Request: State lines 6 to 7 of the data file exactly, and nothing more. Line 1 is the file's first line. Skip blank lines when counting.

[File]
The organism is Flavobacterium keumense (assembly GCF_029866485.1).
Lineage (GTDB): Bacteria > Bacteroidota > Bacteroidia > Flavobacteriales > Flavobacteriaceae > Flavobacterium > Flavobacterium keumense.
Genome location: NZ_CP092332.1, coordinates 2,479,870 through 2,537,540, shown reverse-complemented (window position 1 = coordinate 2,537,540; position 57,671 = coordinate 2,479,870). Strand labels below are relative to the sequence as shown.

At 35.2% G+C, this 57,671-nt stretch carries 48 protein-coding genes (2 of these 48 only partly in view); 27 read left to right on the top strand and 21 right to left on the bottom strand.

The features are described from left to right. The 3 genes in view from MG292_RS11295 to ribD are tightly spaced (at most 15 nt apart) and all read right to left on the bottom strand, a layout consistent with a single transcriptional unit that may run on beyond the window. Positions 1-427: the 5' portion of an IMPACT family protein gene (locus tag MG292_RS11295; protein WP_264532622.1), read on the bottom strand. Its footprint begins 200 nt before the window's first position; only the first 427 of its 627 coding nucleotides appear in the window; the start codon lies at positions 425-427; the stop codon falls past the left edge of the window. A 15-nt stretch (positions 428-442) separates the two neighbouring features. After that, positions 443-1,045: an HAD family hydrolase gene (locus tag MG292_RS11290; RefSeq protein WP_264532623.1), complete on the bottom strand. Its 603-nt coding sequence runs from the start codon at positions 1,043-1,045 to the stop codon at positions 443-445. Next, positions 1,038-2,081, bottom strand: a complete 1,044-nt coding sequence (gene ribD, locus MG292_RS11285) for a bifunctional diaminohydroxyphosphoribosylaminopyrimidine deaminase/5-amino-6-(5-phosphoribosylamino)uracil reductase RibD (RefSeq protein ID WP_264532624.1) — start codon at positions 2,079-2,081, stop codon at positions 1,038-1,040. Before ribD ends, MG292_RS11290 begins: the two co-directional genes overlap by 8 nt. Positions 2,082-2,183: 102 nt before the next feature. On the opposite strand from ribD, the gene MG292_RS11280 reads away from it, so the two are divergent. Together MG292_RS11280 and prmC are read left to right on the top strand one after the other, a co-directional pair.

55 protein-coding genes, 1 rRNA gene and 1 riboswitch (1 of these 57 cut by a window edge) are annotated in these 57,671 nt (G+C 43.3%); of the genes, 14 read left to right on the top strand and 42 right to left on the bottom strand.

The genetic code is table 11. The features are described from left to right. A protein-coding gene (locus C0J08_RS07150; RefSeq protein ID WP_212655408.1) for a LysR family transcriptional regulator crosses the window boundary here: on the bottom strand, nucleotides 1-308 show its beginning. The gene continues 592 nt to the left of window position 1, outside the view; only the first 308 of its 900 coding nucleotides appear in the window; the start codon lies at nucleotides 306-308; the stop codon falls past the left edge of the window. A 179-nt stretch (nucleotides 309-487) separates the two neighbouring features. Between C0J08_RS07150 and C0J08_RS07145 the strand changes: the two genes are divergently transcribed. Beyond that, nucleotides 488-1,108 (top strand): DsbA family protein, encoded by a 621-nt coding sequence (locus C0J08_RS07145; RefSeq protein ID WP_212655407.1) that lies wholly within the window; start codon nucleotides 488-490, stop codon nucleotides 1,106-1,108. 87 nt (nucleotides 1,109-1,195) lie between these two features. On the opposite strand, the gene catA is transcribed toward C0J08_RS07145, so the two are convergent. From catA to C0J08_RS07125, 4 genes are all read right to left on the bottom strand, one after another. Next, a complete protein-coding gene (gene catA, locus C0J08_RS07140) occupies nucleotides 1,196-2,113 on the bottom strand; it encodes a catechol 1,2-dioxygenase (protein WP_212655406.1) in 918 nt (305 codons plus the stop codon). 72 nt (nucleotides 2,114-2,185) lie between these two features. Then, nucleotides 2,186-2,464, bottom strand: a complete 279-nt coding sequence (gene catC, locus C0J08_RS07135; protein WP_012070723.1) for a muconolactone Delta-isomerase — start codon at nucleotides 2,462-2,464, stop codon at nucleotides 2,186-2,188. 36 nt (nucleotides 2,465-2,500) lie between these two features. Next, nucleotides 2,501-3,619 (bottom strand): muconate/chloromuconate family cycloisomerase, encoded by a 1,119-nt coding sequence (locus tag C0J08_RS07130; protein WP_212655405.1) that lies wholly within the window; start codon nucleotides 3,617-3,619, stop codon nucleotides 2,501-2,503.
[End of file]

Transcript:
55 protein-coding genes, 1 rRNA gene and 1 riboswitch (1 of these 57 cut by a window edge) are annotated in these 57,671 nt (G+C 43.3%); of the genes, 14 read left to right on the top strand and 42 right to left on the bottom strand.

The genetic code is table 11. The features are described from left to right. A protein-coding gene (locus C0J08_RS07150; RefSeq protein ID WP_212655408.1) for a LysR family transcriptional regulator crosses the window boundary here: on the bottom strand, nucleotides 1-308 show its beginning. The gene continues 592 nt to the left of window position 1, outside the view; only the first 308 of its 900 coding nucleotides appear in the window; the start codon lies at nucleotides 306-308; the stop codon falls past the left edge of the window. A 179-nt stretch (nucleotides 309-487) separates the two neighbouring features. Between C0J08_RS07150 and C0J08_RS07145 the strand changes: the two genes are divergently transcribed. Beyond that, nucleotides 488-1,108 (top strand): DsbA family protein, encoded by a 621-nt coding sequence (locus C0J08_RS07145; RefSeq protein ID WP_212655407.1) that lies wholly within the window; start codon nucleotides 488-490, stop codon nucleotides 1,106-1,108. 87 nt (nucleotides 1,109-1,195) lie between these two features. On the opposite strand, the gene catA is transcribed toward C0J08_RS07145, so the two are convergent. From catA to C0J08_RS07125, 4 genes are all read right to left on the bottom strand, one after another. Next, a complete protein-coding gene (gene catA, locus C0J08_RS07140) occupies nucleotides 1,196-2,113 on the bottom strand; it encodes a catechol 1,2-dioxygenase (protein WP_212655406.1) in 918 nt (305 codons plus the stop codon). 72 nt (nucleotides 2,114-2,185) lie between these two features. Then, nucleotides 2,186-2,464, bottom strand: a complete 279-nt coding sequence (gene catC, locus C0J08_RS07135; protein WP_012070723.1) for a muconolactone Delta-isomerase — start codon at nucleotides 2,462-2,464, stop codon at nucleotides 2,186-2,188. 36 nt (nucleotides 2,465-2,500) lie between these two features. Next, nucleotides 2,501-3,619 (bottom strand): muconate/chloromuconate family cycloisomerase, encoded by a 1,119-nt coding sequence (locus tag C0J08_RS07130; protein WP_212655405.1) that lies wholly within the window; start codon nucleotides 3,617-3,619, stop codon nucleotides 2,501-2,503.